As predicted here, the City Board of Directors voted against an ordinance to require new police officer hires to be residents of Little Rock. The vote was 6 to 4, with Directors Erma Hendrix, who introduced the ordinance; Ken Richardson, Doris Wright and Kathy Webb voting for passage. Webb's vote kept the board from dividing along racial lines on the ordinance.
The City Board is set to vote tonight on an ordinance to require future police officers to reside in Little Rock. The ordinance was drafted at the request of Ward 1 Director Erma Hendrix. Directors Ken Richardson and Doris Wright, the board's other African American members, support the ordinance. Director Kathy Webb said today she is "leaning" toward supporting it, "but I am still not 100 percent decided."
The Little Rock City Board demonstrated last night some surprising sentiment in support of a residency requirement for Little Rock cops. That won't solve problems in a city too ready to blame schools (many of them excellent) for city problems linked more to race and economics.
Much unhappiness on the Downtown Little Rock Neighborhood Facebook page about Ward 1 City Director Erma Hendrix's stifling of a plan to restripe Chester Street to include a marked bicycle lane. It's part of the city's Complete Streets program to encourage use of right of way for all, including bicycles and walkers and runners, not just cars.
Circuit Judge Wendell Griffen writes that Little Rock is pandering to a storm trooper mentality by purchasing riot gear for police rather than focusing on better training of officers and more community policing in city unmarked by riots but also marked by questionable police actions in the deaths of black people.
Wesley Clark, the former NATO commander who's now chair of the Little Rock Airport Commission, has added his support for the proposed Little Rock civil rights ordinance, on the City Board agenda Tuesday evening.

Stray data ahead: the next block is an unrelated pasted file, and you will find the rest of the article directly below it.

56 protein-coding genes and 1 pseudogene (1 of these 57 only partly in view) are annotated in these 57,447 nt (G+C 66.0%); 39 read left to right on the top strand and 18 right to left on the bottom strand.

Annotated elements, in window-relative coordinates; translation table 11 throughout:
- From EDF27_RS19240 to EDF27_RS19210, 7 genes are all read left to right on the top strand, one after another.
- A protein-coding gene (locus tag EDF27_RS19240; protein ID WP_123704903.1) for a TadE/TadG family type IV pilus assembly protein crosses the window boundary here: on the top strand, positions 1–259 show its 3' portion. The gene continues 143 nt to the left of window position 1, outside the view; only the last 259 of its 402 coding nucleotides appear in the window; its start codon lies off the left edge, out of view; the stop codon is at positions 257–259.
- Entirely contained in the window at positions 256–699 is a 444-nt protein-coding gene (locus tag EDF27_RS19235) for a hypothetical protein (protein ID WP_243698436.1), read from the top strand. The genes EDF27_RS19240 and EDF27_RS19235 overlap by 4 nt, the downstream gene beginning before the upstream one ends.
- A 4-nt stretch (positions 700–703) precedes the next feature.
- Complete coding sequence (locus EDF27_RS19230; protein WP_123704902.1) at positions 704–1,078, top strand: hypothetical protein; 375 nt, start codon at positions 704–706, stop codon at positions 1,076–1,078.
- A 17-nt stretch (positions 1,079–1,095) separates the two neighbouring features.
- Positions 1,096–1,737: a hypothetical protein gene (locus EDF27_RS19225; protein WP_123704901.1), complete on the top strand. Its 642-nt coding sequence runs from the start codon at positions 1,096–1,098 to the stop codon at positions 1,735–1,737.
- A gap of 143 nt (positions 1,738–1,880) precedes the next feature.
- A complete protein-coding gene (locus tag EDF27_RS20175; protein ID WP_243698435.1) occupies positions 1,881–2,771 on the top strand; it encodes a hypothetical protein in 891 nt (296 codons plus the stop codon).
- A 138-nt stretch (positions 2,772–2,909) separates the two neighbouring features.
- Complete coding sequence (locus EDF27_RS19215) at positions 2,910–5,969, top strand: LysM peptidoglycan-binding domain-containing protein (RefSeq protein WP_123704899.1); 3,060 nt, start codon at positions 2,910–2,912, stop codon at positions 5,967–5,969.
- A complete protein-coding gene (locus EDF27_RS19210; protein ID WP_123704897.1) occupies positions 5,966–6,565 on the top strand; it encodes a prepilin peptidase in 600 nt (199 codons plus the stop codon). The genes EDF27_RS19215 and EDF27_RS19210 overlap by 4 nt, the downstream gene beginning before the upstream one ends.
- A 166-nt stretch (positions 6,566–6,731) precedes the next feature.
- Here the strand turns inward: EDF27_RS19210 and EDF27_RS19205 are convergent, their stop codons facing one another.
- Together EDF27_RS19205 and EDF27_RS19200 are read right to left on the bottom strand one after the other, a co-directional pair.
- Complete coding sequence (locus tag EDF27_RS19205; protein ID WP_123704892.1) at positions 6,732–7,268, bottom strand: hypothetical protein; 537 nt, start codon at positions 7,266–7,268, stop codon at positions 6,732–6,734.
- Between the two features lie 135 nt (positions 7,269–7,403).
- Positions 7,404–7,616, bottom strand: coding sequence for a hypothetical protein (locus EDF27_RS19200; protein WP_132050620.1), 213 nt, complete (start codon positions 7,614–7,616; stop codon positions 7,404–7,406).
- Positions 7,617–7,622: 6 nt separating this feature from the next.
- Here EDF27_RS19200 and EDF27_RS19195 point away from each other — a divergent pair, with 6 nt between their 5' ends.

As I expected, Rep. Bob Ballinger, sponsor of several pieces of anti-gay legislation including Act 137 to limit legal protectios for gays by cities and counties, isn't impressed by Little Rock City Attorney Tom Carpenter's opinion on a pending city civil rights ordinance.
At their weekly meeting tonight, the Little Rock Board of Directors discussed next week's vote on an ordinance that would protect LGBT city workers from discrimination and require contractors with the city to abide by non-discrimination rules that include sexual orientation and gender identity. Asked about a potential conflict with the state's Act 137, the recently passed law which forbids municipalities from extending protections to gays and lesbians, city attorney Tom Carpenter told the board he hadn't consider the state law because he believes a federal supremacy argument will prevail.
John Berrey, chairman of the Quapaw Tribe of Oklahoma, made an unscheduled appearance before the Little Rock City Board this afternoon to talk about the tribe's recent purchase of 160 acres near the Little Rock Port and its application to make it trust land, and thus exempt from local government taxation and control.
Disheartening news on the equality front. A referendum is in the works to repeal Eureka Springs' ordinance protecting LGBT people and some Little Rock city directors have had discouraging things to say about an effort to pass such an ordinance in the capital city.
Arkansas Outside, a website devoted to outdoor sports, offers reporting on the Little Rock City Board's recent failure to adopt a "complete streets" ordinance. Progressive planning policy has rarely been a hallmark of Little Rock city leaders.
The Little Rock City Board last night heard from Ward 2 residents in favor and opposed to the resignation of City Director Kenneth Richardson because of a recent drunk driving arrest. I'd say such a call is at best premature. Also politically motivated.
The Little Rock City Board of Directors is scheduled to take up Tuesday night a request from the Junior League of Little Rock to change windows on its headquarters, the historic Woman's City Club building at 4th and Scott Streets.
Convenience store battles continue as West Little Rock neighborhoods marshal opposition to another giant proposed Murphy Oil gas station, this one at busy Taylor Loop Road and Highway 10. The hope is for a City
Board moratorium on such developments while the broader issue is studied.